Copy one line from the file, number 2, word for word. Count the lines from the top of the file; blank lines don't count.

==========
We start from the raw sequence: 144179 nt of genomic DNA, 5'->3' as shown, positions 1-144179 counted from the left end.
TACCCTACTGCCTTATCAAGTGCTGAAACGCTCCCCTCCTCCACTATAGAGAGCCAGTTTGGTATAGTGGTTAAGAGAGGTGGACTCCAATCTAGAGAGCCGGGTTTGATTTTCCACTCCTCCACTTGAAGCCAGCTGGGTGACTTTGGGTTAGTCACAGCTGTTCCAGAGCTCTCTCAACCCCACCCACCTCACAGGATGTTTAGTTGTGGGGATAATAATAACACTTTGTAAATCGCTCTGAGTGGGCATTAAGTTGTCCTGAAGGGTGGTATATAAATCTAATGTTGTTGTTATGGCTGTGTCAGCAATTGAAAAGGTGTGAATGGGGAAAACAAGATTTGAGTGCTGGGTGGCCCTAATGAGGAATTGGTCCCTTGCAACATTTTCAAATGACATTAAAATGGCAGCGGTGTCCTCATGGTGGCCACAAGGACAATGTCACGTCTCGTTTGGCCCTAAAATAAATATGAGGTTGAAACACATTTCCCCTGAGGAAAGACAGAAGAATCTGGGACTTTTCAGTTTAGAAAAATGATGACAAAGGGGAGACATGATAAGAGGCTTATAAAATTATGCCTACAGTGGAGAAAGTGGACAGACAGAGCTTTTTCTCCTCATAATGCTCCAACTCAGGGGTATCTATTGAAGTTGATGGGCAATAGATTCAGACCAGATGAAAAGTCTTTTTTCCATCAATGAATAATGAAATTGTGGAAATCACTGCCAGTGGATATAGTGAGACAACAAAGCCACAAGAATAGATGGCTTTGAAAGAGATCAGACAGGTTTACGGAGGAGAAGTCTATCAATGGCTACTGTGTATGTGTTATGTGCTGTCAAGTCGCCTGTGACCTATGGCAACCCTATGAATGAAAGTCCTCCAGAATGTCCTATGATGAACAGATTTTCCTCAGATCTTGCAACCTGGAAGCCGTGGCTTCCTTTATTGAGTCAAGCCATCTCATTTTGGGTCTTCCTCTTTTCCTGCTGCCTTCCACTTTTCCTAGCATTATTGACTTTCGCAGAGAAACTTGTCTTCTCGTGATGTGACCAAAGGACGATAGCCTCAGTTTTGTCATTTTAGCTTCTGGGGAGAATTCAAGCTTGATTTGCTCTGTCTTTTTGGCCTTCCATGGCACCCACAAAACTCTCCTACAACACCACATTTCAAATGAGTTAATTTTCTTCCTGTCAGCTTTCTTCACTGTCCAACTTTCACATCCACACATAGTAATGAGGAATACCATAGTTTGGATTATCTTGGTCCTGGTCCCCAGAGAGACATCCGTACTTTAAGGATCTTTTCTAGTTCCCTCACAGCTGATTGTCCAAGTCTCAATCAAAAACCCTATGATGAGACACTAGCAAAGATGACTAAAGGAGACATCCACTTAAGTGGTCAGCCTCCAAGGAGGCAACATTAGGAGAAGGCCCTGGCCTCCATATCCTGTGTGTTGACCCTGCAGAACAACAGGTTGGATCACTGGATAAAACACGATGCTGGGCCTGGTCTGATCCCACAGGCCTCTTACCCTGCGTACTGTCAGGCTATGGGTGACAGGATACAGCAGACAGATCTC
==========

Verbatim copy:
TACCCTACTGCCTTATCAAGTGCTGAAACGCTCCCCTCCTCCACTATAGAGAGCCAGTTTGGTATAGTGGTTAAGAGAGGTGGACTCCAATCTAGAGAGCCGGGTTTGATTTTCCACTCCTCCACTTGAAGCCAGCTGGGTGACTTTGGGTTAGTCACAGCTGTTCCAGAGCTCTCTCAACCCCACCCACCTCACAGGATGTTTAGTTGTGGGGATAATAATAACACTTTGTAAATCGCTCTGAGTGGGCATTAAGTTGTCCTGAAGGGTGGTATATAAATCTAATGTTGTTGTTATGGCTGTGTCAGCAATTGAAAAGGTGTGAATGGGGAAAACAAGATTTGAGTGCTGGGTGGCCCTAATGAGGAATTGGTCCCTTGCAACATTTTCAAATGACATTAAAATGGCAGCGGTGTCCTCATGGTGGCCACAAGGACAATGTCACGTCTCGTTTGGCCCTAAAATAAATATGAGGTTGAAACACATTTCCCCTGAGGAAAGACAGAAGAATCTGGGACTTTTCAGTTTAGAAAAATGATGACAAAGGGGAGACATGATAAGAGGCTTATAAAATTATGCCTACAGTGGAGAAAGTGGACAGACAGAGCTTTTTCTCCTCATAATGCTCCAACTCAGGGGTATCTATTGAAGTTGATGGGCAATAGATTCAGACCAGATGAAAAGTCTTTTTTCCATCAATGAATAATGAAATTGTGGAAATCACTGCCAGTGGATATAGTGAGACAACAAAGCCACAAGAATAGATGGCTTTGAAAGAGATCAGACAGGTTTACGGAGGAGAAGTCTATCAATGGCTACTGTGTATGTGTTATGTGCTGTCAAGTCGCCTGTGACCTATGGCAACCCTATGAATGAAAGTCCTCCAGAATGTCCTATGATGAACAGATTTTCCTCAGATCTTGCAACCTGGAAGCCGTGGCTTCCTTTATTGAGTCAAGCCATCTCATTTTGGGTCTTCCTCTTTTCCTGCTGCCTTCCACTTTTCCTAGCATTATTGACTTTCGCAGAGAAACTTGTCTTCTCGTGATGTGACCAAAGGACGATAGCCTCAGTTTTGTCATTTTAGCTTCTGGGGAGAATTCAAGCTTGATTTGCTCTGTCTTTTTGGCCTTCCATGGCACCCACAAAACTCTCCTACAACACCACATTTCAAATGAGTTAATTTTCTTCCTGTCAGCTTTCTTCACTGTCCAACTTTCACATCCACACATAGTAATGAGGAATACCATAGTTTGGATTATCTTGGTCCTGGTCCCCAGAGAGACATCCGTACTTTAAGGATCTTTTCTAGTTCCCTCACAGCTGATTGTCCAAGTCTCAATCAAAAACCCTATGATGAGACACTAGCAAAGATGACTAAAGGAGACATCCACTTAAGTGGTCAGCCTCCAAGGAGGCAACATTAGGAGAAGGCCCTGGCCTCCATATCCTGTGTGTTGACCCTGCAGAACAACAGGTTGGATCACTGGATAAAACACGATGCTGGGCCTGGTCTGATCCCACAGGCCTCTTACCCTGCGTACTGTCAGGCTATGGGTGACAGGATACAGCAGACAGATCTC